General Sylvain Tshikwej, FARDC commander of the 10th Military Region, said the Rasta included deserters from the FDLR. "These elements use Congolese as guides during the raids," he said. "The army has been carrying out operations against the Rasta in Minembwe area [50km south of Bukavu] and they will continue until the group is eliminated."
Background to the FDLR
The FDLR emerged from the former Rwandan army (Forces Armées du Rwanda) and members of the Interahamwe who fled Rwanda after the genocide. "These people fled with their arms although they came to Congo as refugees," Chahoundorowa said.
In 1996, the new regime in Rwanda and Uganda supported a rebellion (against then President Mobutu Sese Seko), which began in the Kivus and was led by Laurent Kabila, who took power in 1997.
But in the subsequent war in 1999-2003, Chahoundorowa said, they entered the country again, this time against Kabila.
"During this war, the FDLR supported Kabila in fighting Rwanda," Chahoundorowa said. When the war ended, more Rwandan Hutu soldiers deserted and joined the FDLR, he said. Efforts to disarm and return the FDLR home have not succeeded, despite the surrender and return to Rwanda of Maj-Gen Paul Rwarakabije, he continued.
Clashes and displacement
OCHA's Traore said: "There was a lot of hope in the  elections but the polls did not address the main political issue in the east, this is the FDLR," he said. "The government needs to address the FDLR problem because it is the main cause of humanitarian problems in the east."
Photo: Jane Some/IRIN
A woman displaced by the fighting carries a sack of maizemeal she received during a food aid distribution in Walungu Territory, South Kivu
"I say the Rasta is one with the FDLR because they operate untouched in areas that are controlled by the FDLR. How they operate is this: because FDLR cannot raid the people in the areas they control and are known to the people, they send a small group of their men to distant villages to loot and rob; they distance themselves from such groups, saying they are the Rasta, yet in reality they are the same. How come the loot the Rasta take often ends up in the hands of the FDLR or being shared in areas that are controlled by the FDLR?"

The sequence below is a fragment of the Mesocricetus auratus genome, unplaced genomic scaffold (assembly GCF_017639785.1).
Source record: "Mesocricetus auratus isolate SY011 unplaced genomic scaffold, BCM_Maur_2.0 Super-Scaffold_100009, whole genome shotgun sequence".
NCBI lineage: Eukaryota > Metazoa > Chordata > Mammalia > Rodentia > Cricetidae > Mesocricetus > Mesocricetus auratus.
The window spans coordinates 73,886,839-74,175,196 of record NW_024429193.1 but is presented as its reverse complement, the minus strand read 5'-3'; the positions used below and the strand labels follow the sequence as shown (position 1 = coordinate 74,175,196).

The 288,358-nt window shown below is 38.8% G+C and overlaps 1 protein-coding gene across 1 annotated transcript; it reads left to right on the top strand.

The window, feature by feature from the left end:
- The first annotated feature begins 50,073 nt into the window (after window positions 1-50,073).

Traore added that ethnic tension between the Banyamulenge and a group of former Mayi-Mayi militiamen, who have refused to join the army's 'brassage' (reintegration) programme, is another cause of displacement in Minembwe (South Kivu) where the Banyamulenge are the dominant community.
General Tshikwej said the FDLR in South Kivu comprised at least one division of three brigades, each with at least 3,000 troops, putting the estimated number at about 9,000 men.
He said the army was concerned that the militia continued to rape, abduct and rob civilians, especially in Walungu territory, west of Bukavu.
"I can assure you that military measures have been taken to fight the Rasta; unfortunately, these operations have resulted in the displacement of a lot of people in some of these areas," he said.
He cited an incident in early July when the Rasta sent a woman to get food from a village within the Kaniola area.
"The woman didn't want to go back to the Rasta, and this caused an attack on villagers near where the woman had sought refuge," Tshikwej said. "The other problem we are dealing with is that of dissident soldiers, although we have convinced many of them to go for brassage, some have refused and continue to stage sporadic attacks; we are dealing with these people also."
He said although the army was covering many parts of South Kivu, the dissidents staged an attack in early July, killing one person and burning nine houses in a village in Minembwe, 150km south of Bukavu.
"Again last week [mid-July], the dissidents attacked two FARDC positions, killing four soldiers and injuring six others; it was after these attacks that I ordered an attack on all the dissidents' positions. The war against these people will continue until they accept brassage. There shall be no negotiations."
The army's attitude means that South Kivu can expect more displacement as the army seeks to contain the various armed groups.